Five year high in university clearing figures
Predicted grades give a fair indication of what a student can expect to receive as their final mark. Of course these academic prophesies can can empower some, galvanising them to work harder and exceed their expectations. For others they can leave them complacent, riding the wave of their assurances, before crashing down to a more lowly level than prophesied.
University applications are generally based on predicted grades: The pupil, along with their teachers and perhaps a guidance councillor, will help them choose which universities they can apply to. All that`s required is they achieve the necessary grades, and they will be admitted to their place of future learning, their future happiness and security assured.
But what of those who don`t make the grade? Has it all been for nothing? How can they possibly hope to re-apply at the eleventh hour? to reprise the process they began a year ago, selecting another university, completing their UCAS form, and finding a suitable place of learning with only a few weeks before term begins?
Fortunately there is a system in place to assist students in this position. `Clearing` is the contingency plan offered by most universities, allowing students to effectively re-apply, and find any courses available to them with their current grade set. UCAS itself will also help students in their search, and their guidelines are fairly comprehensive:
- Clearing is available from July to September each year.
- Clearing vacancies are regularly updated - generally every day, so students are advised to recheck availabilities as frequently as possible.
- Results day itself is the busiest day, as might be expected. Many thousands of students will be using the clearing system. Don`t worry if you cant find the course you are seeking on that very day, or even that week. Be patient: it`s a very dynamic time, and vacancies are very likely to appear, especially if you are flexible with your specific subject and location.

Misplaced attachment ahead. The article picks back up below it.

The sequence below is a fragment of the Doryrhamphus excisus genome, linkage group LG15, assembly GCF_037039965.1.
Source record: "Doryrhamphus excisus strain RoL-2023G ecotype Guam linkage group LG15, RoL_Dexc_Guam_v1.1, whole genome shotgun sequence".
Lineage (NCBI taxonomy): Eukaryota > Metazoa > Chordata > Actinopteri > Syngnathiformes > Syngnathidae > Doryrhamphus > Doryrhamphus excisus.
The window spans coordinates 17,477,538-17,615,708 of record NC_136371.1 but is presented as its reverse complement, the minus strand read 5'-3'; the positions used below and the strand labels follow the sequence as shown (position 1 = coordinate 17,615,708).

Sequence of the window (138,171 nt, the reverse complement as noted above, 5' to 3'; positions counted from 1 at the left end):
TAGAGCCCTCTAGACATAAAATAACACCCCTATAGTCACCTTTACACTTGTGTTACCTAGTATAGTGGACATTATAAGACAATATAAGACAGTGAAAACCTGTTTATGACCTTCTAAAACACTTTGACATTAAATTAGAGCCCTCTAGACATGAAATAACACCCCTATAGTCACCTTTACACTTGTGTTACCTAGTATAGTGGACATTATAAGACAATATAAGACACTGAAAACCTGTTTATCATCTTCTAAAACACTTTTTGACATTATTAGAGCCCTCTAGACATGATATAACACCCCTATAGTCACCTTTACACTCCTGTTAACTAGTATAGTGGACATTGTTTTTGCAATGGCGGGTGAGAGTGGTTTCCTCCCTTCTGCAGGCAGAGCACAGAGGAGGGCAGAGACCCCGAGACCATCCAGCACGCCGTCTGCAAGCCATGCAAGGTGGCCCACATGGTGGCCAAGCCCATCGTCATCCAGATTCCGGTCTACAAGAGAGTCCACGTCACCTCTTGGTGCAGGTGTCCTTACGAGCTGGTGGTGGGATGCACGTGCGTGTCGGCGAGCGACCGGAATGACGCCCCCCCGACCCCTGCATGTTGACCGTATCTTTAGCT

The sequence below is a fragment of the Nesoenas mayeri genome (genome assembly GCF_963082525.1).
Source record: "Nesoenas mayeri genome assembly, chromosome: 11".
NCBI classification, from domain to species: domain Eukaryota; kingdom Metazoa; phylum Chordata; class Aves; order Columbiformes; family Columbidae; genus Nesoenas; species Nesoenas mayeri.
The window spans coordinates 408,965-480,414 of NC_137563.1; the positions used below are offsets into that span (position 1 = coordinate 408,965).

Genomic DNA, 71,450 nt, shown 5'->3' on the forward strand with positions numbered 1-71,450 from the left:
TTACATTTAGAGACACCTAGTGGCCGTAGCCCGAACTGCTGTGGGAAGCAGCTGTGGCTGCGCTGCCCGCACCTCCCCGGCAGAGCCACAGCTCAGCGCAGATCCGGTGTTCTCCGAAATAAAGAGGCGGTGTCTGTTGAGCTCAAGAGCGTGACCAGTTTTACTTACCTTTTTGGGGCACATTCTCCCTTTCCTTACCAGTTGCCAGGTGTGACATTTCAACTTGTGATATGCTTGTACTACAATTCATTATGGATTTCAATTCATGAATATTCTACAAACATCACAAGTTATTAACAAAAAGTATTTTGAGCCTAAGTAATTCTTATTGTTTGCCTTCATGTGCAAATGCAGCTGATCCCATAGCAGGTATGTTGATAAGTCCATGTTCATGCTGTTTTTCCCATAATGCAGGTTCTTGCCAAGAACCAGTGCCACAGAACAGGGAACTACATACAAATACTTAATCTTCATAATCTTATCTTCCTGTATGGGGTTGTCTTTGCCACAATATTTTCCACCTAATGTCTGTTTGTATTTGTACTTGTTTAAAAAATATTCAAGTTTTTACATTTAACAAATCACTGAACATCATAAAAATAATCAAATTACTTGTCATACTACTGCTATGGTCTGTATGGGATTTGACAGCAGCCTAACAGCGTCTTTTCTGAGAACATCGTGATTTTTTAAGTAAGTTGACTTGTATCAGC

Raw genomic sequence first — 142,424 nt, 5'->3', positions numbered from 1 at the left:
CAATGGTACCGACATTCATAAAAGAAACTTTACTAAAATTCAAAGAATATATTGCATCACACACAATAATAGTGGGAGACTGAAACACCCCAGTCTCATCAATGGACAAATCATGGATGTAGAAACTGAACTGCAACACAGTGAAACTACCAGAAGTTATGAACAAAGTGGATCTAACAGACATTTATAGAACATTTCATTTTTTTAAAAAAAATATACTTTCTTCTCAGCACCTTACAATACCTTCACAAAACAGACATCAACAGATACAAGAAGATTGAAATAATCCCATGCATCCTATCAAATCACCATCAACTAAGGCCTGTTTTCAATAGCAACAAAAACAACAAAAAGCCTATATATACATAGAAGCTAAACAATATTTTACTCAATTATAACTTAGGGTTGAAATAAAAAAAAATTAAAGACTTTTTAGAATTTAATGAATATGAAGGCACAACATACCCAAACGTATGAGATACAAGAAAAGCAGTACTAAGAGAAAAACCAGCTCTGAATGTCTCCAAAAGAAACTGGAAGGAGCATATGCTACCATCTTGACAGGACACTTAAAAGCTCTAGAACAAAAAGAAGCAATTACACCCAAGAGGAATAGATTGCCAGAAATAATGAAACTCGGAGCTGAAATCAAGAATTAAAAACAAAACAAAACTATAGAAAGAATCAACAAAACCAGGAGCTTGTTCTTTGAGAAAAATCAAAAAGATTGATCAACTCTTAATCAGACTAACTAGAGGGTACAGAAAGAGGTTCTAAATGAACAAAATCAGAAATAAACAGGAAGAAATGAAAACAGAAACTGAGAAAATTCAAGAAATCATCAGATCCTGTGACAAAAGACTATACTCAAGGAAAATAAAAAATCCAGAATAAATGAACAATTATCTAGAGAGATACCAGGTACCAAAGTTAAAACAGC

Recent results have indicated that 2017 has shown a five year high in the number of students seeking a place through clearing. Figures show that 11,180 students found undergraduate courses through the clearing system in the first 24 hours after the A-Level results were announced. While this number appears prohibitively high, students this year actually have a very good chance of finding another course, because of the recent dip in university applications. Ever increasing exam fees have led to many universities receiving a reduced number of applications - this means that those seeking another course through clearing will be more able to find a vacant seat in the lecture hall.
UCAS Chief Executive Clare Marchant said that there are more than 45,000 courses that can admit more students - a situation that certain favours those who didn`t get the grades they hoped for, and are seeking another route through the clearing system.
Patience is needed though, as the clearing process can be long and arduous. I myself went through the system, having missed the grade on a couple of subjects. These were the days before the internet, and I can remember many anxious hours on the telephone, calling up different universities, speaking to many admissions secretaries. It was late August, and I still hadn`t found a course to accept me. I was prepared to watch all my friends go off to university, walking off into the sunset, while I was consigned to endure what would have felt like the end credits of my life. Finally though, at well past the eleventh hour, I found a university that had a vacancy, and everything turned out fine.
Many students don`t even know about the clearing system, and believe exams to be a life or death ordeal. While this kind of pressure can bring out the best in some, in others it can be inhibiting, and ; result in an academic performance in no way indicative of their true intellectual abilities. Exam retakes are another option - and though the thought of being a year behind can be intolerable, another year`s study, along with another year`s maturity, can have a hugely positive effect. I can recall a friend of mine, who having missed out on his target grades, decided to retake his A-Levels a year later - the following summer he far exceeded the results he needed to get into the university he had chosen, and was able to select a more prestigious place to study.